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Politics and Government

Some Assemblymembers say pro-education tax credit campaign is backfiring

Karen Dewitt
WRVO News (file photo)

One day after Gov. Andrew Cuomo arranged a meeting  with some state lawmakers and Catholic Church leaders to promote the education tax credit, the measure seems to be losing support among Assembly Democrats, with some Democrats saying they are angered by tactics used by backers, which has included picketing their offices.

Cuomo’s bill would allow donors to private school scholarship funds and public after school programs to give up to one million dollars, and in exchange receive a credit of $750,000 on their taxes. The leaders of the Catholic Church, which runs hundreds of schools in the state, back the measure, and church leaders, including Cardinal Timothy Dolan, were invited to a lunch at the governor’s mansion to try to persuade legislators who have not signed on to the bill.

Cardinal Dolan says he thought it was a success.

“I sure enjoyed it and benefited from it, and from what the participants were kind of enough to say, so did they,” Dolan said on Monday. “So alleluliah."

Dolan says no minds were immediately changed, but there was talk of compromise.

Senate Republicans, who are in charge of that chamber, have already approved a similar version of the bill.

But there is opposition among some Assembly Democrats. Speaker Carl Heastie says the measure won’t come to the floor for a vote unless there is enough support among Democrats alone to back the bill. That would require 76 yes votes among Democrats in the 150 member chamber. Heastie, who met with Dolan one-on-one, says the backing is not there.

“It still is a very difficult subject in the conference,” Heastie said.

Heastie characterized some member’s opposition as a “core principle” for some Democrats, and he says he won’t ask them to go against their core beliefs to vote for any measure.

At least one Assemblymember, Ron Kim of Queens, has changed his mind, and has now withdrawn his support for the bill. Kim says he no longer thinks it’s the right priority, and that there needs to be more focus on fully funding public schools first .

“I signed up to protect our public schools, not just a portion of our community,” Kim said.  

An order by the state’s highest court several years ago required billions more dollars be spent on struggling schools, but that decision has never been fulfilled.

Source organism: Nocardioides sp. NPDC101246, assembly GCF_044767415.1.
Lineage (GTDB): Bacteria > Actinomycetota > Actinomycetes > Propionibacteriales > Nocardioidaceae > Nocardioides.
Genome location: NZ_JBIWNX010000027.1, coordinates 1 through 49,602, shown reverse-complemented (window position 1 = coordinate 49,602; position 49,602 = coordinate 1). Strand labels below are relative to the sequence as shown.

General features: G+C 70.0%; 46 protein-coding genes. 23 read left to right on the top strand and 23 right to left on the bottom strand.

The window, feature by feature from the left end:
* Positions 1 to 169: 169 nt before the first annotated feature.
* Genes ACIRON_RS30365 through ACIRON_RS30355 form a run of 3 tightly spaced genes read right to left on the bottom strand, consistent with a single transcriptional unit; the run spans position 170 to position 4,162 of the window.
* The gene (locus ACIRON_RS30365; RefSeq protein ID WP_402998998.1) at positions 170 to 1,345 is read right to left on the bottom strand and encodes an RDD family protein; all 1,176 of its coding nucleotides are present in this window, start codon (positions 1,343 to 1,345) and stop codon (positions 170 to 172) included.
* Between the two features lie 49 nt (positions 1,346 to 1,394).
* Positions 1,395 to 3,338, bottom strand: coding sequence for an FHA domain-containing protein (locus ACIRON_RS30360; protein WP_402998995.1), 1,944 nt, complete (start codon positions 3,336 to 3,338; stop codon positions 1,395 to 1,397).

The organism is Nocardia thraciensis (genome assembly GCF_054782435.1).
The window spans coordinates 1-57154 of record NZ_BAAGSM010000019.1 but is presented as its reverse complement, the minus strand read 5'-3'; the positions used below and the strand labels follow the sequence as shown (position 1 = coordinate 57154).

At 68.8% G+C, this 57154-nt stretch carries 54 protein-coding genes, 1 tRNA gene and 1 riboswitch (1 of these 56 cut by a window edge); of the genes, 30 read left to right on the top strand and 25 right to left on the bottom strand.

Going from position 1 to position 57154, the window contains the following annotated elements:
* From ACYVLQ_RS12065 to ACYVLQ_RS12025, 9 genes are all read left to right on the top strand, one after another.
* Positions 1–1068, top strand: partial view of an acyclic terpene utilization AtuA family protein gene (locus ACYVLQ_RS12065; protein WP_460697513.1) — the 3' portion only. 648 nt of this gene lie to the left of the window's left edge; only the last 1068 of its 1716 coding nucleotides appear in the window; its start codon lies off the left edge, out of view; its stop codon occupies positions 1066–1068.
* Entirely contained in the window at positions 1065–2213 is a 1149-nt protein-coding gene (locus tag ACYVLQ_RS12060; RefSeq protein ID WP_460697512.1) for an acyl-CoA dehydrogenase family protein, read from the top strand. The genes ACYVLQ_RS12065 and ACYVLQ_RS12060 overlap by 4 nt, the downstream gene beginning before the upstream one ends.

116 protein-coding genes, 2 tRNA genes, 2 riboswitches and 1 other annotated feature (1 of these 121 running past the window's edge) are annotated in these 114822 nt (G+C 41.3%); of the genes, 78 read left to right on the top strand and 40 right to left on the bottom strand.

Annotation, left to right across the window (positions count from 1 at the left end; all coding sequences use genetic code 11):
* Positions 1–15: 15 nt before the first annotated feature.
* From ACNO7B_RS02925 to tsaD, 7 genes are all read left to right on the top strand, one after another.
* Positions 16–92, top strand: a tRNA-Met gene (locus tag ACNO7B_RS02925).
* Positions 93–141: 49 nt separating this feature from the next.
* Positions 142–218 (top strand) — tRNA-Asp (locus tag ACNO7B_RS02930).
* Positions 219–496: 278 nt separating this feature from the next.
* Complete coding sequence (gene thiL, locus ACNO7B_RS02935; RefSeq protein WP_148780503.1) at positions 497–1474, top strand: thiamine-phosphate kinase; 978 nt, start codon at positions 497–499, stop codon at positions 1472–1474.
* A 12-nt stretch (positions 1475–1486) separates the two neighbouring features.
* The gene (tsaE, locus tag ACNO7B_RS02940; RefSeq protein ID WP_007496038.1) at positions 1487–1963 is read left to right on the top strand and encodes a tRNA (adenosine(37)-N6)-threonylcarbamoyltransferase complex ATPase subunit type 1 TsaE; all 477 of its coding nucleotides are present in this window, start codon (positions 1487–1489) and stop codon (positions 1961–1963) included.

Kim says he was not swayed by the teachers unions, who oppose the education tax credit. But says he does believe that  teachers were  not well treated in the state budget, which also included strict new performance evaluation rules for public school teachers .

“Public school teachers felt targeted, and rightfully so,” said Kim, who said the public school teachers, under the new rules, are held to a different accountability standard than in private schools.

“I feel like this legislation doesn’t really help,” Kim said.  

Other assemblymembers say they are angered about tactics used by the pro education tax credit forces. Mailers went out to constituents of targeted assemblymembers, including Patricia Fahey of Albany and Linda Rosenthal, who represent Manhattan’s Upper West Side. Rosenthal says people in her district called her to complain about them. She says the mailings are “deceptive and dishonest."

“By insinuating to my constituents that I’m a crook and I’m voting myself a raise and that I’m depriving children of education resources is a lie,” said Rosenthal. “It just makes me and others scornful of them.”

Teachers and students from a local Catholic school said they planned to picket outside Rosenthal’s New York City office Tuesday afternoon. The groups had already targeted another assemblywoman’s offices, Rodneyse Bichotte earlier in the week.  Rosenthal, who learned of the event from a reporter says she does not the protesters will accomplish their aims.

“To do a protest in front of my office in New York City when I’m up here in Albany is foolish and a waste of time,” Rosenthal said.

Rosenthal says she’d be happy to talk to the teachers and their students, if they want to come to her office when session is over for the week and she returns.